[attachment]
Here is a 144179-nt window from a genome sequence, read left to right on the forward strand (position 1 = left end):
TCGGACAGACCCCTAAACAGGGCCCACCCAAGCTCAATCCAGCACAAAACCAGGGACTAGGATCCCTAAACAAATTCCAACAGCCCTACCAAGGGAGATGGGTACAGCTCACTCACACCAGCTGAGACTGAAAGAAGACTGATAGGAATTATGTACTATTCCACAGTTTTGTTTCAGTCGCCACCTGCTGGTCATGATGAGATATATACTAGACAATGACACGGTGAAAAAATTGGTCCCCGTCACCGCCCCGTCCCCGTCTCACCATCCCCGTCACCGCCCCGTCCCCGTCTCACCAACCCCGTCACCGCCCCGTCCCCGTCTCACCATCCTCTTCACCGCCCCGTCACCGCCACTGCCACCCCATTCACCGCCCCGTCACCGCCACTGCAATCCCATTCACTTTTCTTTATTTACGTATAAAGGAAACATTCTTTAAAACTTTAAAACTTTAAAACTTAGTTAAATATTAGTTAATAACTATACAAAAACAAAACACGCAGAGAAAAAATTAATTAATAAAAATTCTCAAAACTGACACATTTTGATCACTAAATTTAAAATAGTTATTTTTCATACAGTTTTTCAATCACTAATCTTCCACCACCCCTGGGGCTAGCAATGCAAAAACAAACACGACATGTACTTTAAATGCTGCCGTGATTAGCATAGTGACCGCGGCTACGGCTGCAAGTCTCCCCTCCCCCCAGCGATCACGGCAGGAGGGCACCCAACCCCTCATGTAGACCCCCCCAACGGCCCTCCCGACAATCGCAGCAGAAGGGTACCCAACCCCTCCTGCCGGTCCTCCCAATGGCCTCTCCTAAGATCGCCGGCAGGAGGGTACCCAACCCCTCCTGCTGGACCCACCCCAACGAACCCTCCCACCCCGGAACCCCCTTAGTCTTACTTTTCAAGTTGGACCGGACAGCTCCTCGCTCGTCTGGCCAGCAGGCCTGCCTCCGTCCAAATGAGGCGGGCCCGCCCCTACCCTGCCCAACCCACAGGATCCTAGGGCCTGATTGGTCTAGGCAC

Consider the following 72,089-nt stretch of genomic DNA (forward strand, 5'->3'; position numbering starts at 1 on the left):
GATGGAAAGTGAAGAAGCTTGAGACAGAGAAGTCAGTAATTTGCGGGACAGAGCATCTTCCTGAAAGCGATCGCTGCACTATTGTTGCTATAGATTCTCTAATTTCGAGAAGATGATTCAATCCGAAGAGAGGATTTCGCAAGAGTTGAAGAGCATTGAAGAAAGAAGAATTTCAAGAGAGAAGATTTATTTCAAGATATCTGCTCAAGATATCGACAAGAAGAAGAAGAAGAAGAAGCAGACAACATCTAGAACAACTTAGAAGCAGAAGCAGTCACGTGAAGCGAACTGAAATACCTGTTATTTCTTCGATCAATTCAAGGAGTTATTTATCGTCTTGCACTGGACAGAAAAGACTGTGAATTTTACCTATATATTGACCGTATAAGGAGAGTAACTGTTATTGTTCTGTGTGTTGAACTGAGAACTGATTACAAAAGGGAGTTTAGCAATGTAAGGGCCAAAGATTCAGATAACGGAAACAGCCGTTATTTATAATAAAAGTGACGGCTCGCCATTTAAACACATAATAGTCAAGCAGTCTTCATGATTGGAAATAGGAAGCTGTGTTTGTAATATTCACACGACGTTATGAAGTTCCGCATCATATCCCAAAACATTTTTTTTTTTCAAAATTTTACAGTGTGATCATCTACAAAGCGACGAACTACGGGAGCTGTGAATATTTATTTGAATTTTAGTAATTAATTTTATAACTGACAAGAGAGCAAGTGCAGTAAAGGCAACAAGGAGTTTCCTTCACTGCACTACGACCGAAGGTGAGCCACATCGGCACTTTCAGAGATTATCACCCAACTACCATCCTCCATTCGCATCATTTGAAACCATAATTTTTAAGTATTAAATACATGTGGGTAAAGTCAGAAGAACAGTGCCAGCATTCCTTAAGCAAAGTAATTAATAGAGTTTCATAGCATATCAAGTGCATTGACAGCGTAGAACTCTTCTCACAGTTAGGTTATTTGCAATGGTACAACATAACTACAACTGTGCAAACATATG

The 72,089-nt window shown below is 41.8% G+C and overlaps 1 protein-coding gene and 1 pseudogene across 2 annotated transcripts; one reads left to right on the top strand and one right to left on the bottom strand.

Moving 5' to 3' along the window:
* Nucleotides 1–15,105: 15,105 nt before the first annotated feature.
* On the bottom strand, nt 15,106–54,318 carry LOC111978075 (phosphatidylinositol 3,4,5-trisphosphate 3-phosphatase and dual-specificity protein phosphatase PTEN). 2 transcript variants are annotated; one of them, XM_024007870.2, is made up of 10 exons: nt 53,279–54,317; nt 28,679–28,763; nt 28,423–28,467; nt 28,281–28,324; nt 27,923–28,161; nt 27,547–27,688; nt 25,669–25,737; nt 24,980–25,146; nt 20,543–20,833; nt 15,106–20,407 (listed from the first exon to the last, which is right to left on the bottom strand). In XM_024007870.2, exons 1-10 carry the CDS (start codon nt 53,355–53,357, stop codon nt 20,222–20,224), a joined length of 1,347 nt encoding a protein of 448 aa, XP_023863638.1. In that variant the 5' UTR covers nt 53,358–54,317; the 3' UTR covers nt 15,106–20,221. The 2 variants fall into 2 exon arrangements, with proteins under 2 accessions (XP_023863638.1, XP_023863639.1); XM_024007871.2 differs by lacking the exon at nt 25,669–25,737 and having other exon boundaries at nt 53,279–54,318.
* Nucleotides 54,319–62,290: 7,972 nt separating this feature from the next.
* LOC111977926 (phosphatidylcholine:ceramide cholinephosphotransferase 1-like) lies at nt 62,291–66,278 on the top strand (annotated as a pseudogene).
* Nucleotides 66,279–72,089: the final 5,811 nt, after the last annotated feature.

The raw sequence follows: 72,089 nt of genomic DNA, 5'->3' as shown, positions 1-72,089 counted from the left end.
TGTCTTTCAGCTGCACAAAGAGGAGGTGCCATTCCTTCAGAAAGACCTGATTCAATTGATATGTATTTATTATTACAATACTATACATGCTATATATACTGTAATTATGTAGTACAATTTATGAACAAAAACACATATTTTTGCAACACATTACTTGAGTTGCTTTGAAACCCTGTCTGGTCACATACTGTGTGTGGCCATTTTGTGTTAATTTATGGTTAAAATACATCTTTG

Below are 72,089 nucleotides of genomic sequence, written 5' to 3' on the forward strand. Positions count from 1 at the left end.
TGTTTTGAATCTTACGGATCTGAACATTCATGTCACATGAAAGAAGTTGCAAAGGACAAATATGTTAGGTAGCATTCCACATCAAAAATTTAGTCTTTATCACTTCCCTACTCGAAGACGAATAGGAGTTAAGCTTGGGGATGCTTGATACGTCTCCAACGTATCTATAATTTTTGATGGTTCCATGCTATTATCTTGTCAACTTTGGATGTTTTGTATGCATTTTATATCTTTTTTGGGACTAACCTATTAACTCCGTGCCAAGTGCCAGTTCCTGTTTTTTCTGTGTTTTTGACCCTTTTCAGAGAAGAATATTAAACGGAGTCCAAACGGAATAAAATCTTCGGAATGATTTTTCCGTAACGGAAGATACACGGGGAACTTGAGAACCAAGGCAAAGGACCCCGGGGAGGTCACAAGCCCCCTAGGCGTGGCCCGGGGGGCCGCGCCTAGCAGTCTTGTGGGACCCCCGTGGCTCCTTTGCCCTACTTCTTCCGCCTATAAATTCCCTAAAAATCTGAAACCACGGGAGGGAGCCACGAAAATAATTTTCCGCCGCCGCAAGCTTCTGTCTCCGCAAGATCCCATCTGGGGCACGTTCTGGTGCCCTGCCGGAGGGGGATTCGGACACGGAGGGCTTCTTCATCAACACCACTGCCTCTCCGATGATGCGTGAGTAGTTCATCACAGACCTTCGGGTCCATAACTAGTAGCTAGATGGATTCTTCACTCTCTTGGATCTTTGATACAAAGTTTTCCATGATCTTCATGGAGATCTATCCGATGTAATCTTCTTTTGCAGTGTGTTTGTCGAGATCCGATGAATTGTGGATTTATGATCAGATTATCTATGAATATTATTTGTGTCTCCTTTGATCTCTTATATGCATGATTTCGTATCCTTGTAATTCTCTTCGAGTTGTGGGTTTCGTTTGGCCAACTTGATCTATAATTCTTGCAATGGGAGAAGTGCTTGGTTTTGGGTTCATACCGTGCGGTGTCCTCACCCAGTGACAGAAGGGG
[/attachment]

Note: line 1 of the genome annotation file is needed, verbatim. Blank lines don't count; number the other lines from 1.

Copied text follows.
Here is a 144179-nt window from a genome sequence, read left to right on the forward strand (position 1 = left end):